Nanoscience: Materials with good prospects

Researchers at the University of Konstanz have developed a method to synthesize europium oxide (II) nanoparticles, a ferromagnetic semiconductor associated with data storage and transmission
Ferromagnetic semiconductors are promising functional materials for spintronics (spintronics). Spintronics is essential for the storage and transmission of information. The researchers also demonstrated that the magnetic properties of nanoparticles are given by their structure. The results of the joint research project have been published in the scientific journal Advanced Materials on 20 November 2017.
The properties of anisotropic and magnetic nanoparticles are at the heart of the research project. Anisotropy means that shape and magnetism, optical or electronic properties are not the same for all spatial orientations of particles. This in turn makes it possible to study not only new and often improved properties of nanostructured materials, but also additional properties caused by anisotropy.
Manufacturing nanoparticles from ferromagnetic semiconductors such as Europium oxide (II) poses significant challenges, particularly in anisotropic geometry. “Our goal is to deepen our understanding so that we can tailor and capture the properties of nanosystem-based systems on demand,” said Trepka, the lead author. Using their special method, the researchers succeeded in producing high-quality anisotropic EuO nanoparticles that could be used to observe structural effects.
The method is based on a two-stage process. In the first step, a mixture of organic and inorganic components is produced, which is already anisotropic. In the next step, the mixture is treated with europium vapor. As a result, it’s chemically converted to EuO. In this case, the nanoparticles are tubular in shape. “This approach is interesting because it’s not limited to the tubular form. It can also produce rods, “explained Bastian Trepka.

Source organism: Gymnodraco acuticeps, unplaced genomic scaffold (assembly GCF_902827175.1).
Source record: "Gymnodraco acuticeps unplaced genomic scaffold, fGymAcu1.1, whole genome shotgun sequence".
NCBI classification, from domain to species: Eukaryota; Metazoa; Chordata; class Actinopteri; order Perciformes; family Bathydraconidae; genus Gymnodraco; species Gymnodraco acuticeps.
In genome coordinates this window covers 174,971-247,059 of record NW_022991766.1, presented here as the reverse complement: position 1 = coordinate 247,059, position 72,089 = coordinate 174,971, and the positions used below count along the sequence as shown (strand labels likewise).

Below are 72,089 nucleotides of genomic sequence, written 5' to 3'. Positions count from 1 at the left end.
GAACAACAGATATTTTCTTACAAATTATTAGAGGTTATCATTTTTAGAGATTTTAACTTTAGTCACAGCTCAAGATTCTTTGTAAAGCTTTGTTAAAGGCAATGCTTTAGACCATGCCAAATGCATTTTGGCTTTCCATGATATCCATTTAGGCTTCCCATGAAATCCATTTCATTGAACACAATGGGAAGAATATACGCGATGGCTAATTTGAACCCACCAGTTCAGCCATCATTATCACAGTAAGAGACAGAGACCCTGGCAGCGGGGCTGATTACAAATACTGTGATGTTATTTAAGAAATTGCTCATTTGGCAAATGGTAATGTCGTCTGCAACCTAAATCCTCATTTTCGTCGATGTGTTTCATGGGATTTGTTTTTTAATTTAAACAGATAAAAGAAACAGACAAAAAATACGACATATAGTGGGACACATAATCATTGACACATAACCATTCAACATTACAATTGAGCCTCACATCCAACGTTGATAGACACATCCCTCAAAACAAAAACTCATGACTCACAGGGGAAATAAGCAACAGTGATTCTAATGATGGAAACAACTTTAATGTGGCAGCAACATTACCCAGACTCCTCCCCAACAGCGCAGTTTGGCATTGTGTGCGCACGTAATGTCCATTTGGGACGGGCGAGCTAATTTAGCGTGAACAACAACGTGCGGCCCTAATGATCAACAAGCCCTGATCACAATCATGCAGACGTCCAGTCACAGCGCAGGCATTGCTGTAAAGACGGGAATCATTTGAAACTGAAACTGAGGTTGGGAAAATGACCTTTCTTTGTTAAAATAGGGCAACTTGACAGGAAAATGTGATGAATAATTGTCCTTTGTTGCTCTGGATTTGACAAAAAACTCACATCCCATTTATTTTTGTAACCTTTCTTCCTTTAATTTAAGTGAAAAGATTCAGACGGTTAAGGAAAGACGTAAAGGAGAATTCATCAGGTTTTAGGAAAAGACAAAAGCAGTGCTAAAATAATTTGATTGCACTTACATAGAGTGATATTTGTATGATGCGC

In addition, the researchers were able to show that the magnetism of the semiconductor europium (II) oxide was actually related to the shape of its nanostructure, or anisotropy. When further processing is performed while attempting to produce counterevidence, the tubular shape disappears, leading to different properties. “Experimental physicists have made measurements that confirm the results that theoretical physicists have simulated. This allows us to come up with ideas about how the structure produces this particular magnetic behavior, “explained Bastian Trepka.
“What’s really special about our process is the separation of structural control and chemical transformation. We can influence the shape through process control to get different shapes from the same material. “In this way we can always get the material to take on the shape we want,” Says Trepka. In the case of europium (II) oxide, this is a nanoshift towards maintaining its crystalline orientation: it is tubular before and after treatment.
“Intelligent materials with a variety of properties,” says Bastian Trepka of Europium (II) oxide. Most importantly, it has a simple crystal structure. “We can explain the changes in properties and be attractive to pre-determined crystal structures.” This is ideal for basic research.

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